"(Gombe) is similar to Bozeman in that there has been rapid population growth, but the land there can't support it," Goodall said.
Goodall, world-renowned primatologist, environmentalist and humanitarian, is in Bozeman to deliver a "Reason for Hope" at 6 p.m. Monday, April 28, at the Brick Breeden Fieldhouse at Montana State University.
There is no admission charge to Goodall's MSU Wallace Stegner Lecture, but seating is limited. Doors will open at 4:30 p.m. and tickets will be distributed on a first-come, first-served basis.
Goodall said she has been traveling since Feb. 22, speaking to audiences throughout the world delivering her message of hope for an imperiled planet. Her stop in Bozeman, her first, will include back-to-back meetings with students, whom she sees as one of the great reasons for optimism for the earth, she said.
"I travel 300 days a year, speaking to group to group to group and everywhere I see the shining eyes of youth," she said.
Goodall has organized student enthusiasm for helping the planet by forming Roots & Shoots, a program of the Jane Goodall Institute, which is a global network of more than 8,000 youth-oriented groups in almost 100 countries. The program supports service-learning projects that promote care and concern for animals, the environment and the human community.
Other reasons for optimism for change, Goodall said, is the power of the human brain, the resilience of nature and the indomitable human spirit. Goodall said a prime example of the indomitable human spirit is Bozeman's Greg Mortenson, whom Goodall had just met, who has built schools in remote areas of Afghanistan and Pakistan.
Goodall, founder of the Jane Goodall Institute and a United Nations Messenger of Peace, began her landmark study of chimpanzees in Tanzania in June 1960 under the mentorship of anthropologist and paleontologist Dr. Louis Leakey. Her work at what was then called the Gombe Stream Chimpanzee Reserve became the foundation of primatological research and redefined the relationship between humans and animals. In 1977, Goodall established the Jane Goodall Institute, which continues the Gombe research and is a global leader in the effort to protect chimpanzees and their habitats. The institute also is widely recognized for establishing innovative, community-centered conservation and development programs in Africa, and the Roots & Shoots education program, which has 8,000 groups in 96 countries.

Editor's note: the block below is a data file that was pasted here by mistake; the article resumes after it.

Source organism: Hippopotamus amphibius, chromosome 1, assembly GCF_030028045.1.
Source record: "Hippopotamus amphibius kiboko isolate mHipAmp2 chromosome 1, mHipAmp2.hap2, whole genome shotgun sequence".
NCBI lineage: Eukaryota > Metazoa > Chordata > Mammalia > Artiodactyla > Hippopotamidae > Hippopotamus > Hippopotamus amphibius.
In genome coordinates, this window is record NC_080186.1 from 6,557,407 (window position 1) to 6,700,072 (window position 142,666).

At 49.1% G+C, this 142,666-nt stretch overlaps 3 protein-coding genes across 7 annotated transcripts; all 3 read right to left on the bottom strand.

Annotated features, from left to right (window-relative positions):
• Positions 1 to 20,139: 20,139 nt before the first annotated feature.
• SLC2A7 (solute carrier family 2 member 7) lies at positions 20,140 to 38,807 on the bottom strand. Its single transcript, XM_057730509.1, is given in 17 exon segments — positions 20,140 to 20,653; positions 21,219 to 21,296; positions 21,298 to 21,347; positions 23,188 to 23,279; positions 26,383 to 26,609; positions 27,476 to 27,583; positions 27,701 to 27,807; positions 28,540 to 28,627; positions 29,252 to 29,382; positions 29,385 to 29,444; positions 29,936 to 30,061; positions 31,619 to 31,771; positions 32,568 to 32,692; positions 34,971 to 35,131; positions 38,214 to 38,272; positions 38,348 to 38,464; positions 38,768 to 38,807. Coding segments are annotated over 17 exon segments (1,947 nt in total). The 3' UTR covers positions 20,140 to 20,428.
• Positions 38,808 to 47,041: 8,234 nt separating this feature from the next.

Goodall said she is now so busy traveling and speaking about the threats facing chimpanzees, other environmental crises, and her reasons for hope that humankind will solve the problems it has imposed on the Earth, and raising funds to support those causes, that she no longer is able to conduct fieldwork in Gombe.
"Although there are some very good people there continuing my work," she said.
She said one of her prime messages, at all of her talks, is that each individual, through his or her choices, can impact the future of the planet. She urges her audiences to recognize their personal responsibility and ability to effect change through consumer action, lifestyle change and activism.
Goodall's lecture is co-sponsored by MSU's Department of History and Philosophy, the Wallace Stegner Endowed Chair in Western Studies currently held by writer David Quammen, the College of Letters and Science, the President's Office, the ASMSU/ MSU Leadership Institute, as well as the Tributary Fund, a non-profit organization based in Bozeman.
Sarah Alexander (406) 994-7791, email@example.com